Quebec announces plans for northern development, assigns $868m

7th May 2013 By: Henry Lazenby - Creamer Media Deputy Editor: North America

TORONTO ( – Quebec Premier Pauline Marois and provincial Natural Resources Minister Martine Ouellet, on Tuesday outlined the province’s incumbent political party, Parti Québécois’ economic vision for developing the vast north, committing $868-million over the next five years to develop the region.

Marois, during a visit to the mining town of Chibougamau, said the bulk of the money would be spent on infrastructure, through creating the Nordic Development Fund.

"We want to develop the north responsibly to maximise the benefits for local communities and for all Quebecers,” Marois said.

Marois added government was proposing developing a new framework for funding related to infrastructure projects in the north, which would put forward practical and innovative solutions to ensure the wellbeing and the beneficial development of communities in the area, while simultaneously ensuring the harmonious and respectful development of the environment.

Investors were mostly in the dark about the government’s plans for Quebec’s north since Marois’s party defeated Jean Charest’s Liberals toward the end of last year. Marois had indicated she wanted to replace Charest’s Plan Nord project with her own vision for the territory but detail had been scarce until today.

The Nordic Development Fund would finance investments including the construction of roads, social housing, national parks and multipurpose centres for vocational training.

The Quebec government had also pledged to build 226 affordable housing units in Nunavik by 2016, worth $61-million, which was expected to help bridge a housing shortage.

Ouellet added that the secretariat to the Nordic Development Fund had indeed already played a significant role in renegotiating an agreement with diamond-mine developer Stornoway Diamonds and in its construction of Route 167, completed last November, which had demonstrated the government's commitment to equitable financial obligations, saving Quebecers $125-million.

Two significant infrastructure projects for Quebec’s north had recently been shelved as a result of the continued weakness in global iron-ore markets.

Natural gas distributor Gaz Métro in March deferred plans to extend gas pipelines to the north, saying that a minimum level of volume demand from industrial customers for a 450 km natural gas pipeline extension to Baie-Comeau, Port-Cartier and Sept-Iles, did not exist.

Rail operator Canadian National Railway in February suspended the feasibility study for the construction of its proposed C$5-billion rail line and terminal handling facility to serve the Quebec/Labrador iron-ore range, owing to market realities forcing project developers to defer expected project start-ups.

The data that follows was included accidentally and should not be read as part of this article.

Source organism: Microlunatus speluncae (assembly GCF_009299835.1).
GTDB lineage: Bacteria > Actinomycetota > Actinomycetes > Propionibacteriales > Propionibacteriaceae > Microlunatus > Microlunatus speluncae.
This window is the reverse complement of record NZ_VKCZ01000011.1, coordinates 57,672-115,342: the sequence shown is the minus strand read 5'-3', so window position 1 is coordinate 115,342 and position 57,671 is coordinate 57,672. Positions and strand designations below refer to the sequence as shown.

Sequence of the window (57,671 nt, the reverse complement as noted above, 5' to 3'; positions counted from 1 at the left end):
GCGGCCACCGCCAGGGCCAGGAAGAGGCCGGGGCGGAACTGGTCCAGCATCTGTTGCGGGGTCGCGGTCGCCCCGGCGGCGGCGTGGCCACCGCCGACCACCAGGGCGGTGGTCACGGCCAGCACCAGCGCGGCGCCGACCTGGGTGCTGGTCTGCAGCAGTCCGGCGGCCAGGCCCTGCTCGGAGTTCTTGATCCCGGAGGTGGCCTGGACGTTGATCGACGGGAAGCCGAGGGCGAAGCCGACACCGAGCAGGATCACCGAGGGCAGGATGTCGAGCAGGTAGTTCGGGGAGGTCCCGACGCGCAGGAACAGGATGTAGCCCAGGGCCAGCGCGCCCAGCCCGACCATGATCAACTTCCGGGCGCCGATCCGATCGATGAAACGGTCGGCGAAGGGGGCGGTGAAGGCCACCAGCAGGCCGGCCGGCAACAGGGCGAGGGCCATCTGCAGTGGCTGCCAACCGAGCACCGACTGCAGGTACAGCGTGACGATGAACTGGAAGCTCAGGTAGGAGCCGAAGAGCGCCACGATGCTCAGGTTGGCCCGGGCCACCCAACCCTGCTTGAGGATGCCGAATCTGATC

First Nation Rights

Meanwhile, the Cree Nation of Eeyou Istchee on Tuesday said it supported the sustainable development of the north, reminding government that all development projects in Eeyou Istchee would affect Cree rights and interests, which would, therefore, require sufficient consultation and accommodation of the Cree.

The Cree also reminded government the development plan for the north must respect the nation’s rights, including those provided for in the James Bay and Northern Québec Agreement Treaty of 1975 and the Paix des Braves, which is the 2002 agreement regarding the ‘new relationship’ between the Cree and Quebec.

The First Nation said any development on its reserve lands would have to comply with its environmental and social protection regime.

But, government would also have to deal with outstanding regulatory issues.

Quebec-based uranium project developer Strateco Resources in April said it had started a series of legal actions against the province’s environmental agency to assert its uranium exploration rights.

Strateco, which owns and was developing the Matoush uranium project located within the James Bay Cree Nation's reserve, said following a moratorium on the issuance of permits for uranium projects announced late in March by the Minister of Sustainable Development, Environment, Wildlife and Parks (MDDEP) Yves-François Blanchet, it had served the MDDEP with a notice for damages and interest set at an initial amount of $16-million.

This sum represented the loss in the company's market capitalisation since the Minister’s announcement.

Last year, after two years of public hearings, the James Bay Cree Nation enacted a permanent moratorium on uranium exploration, mining, milling and waste emplacement on their territory on the east shore of James Bay, known as Eeyou Istchee.

Despite this moratorium, federal regulators, including the Canadian Nuclear Safety Commission (CNSC), allowed Strateco’s Matoush project to proceed within this Cree territory. Nevertheless, before it could proceed, provincial authorisation was also required, for which Strateco had already been waiting for two years.

The company in January filed a court order to force the Quebec government to make a decision on its exploration project in the province’s Otish Mountains.

In October, The CNSC granted an exploration licence to Strateco Resources, allowing the company to do advanced exploration for uranium at the site.

The company in January said the Cree should not have the power to veto the project, and that it was up to the provincial government to make the final decision.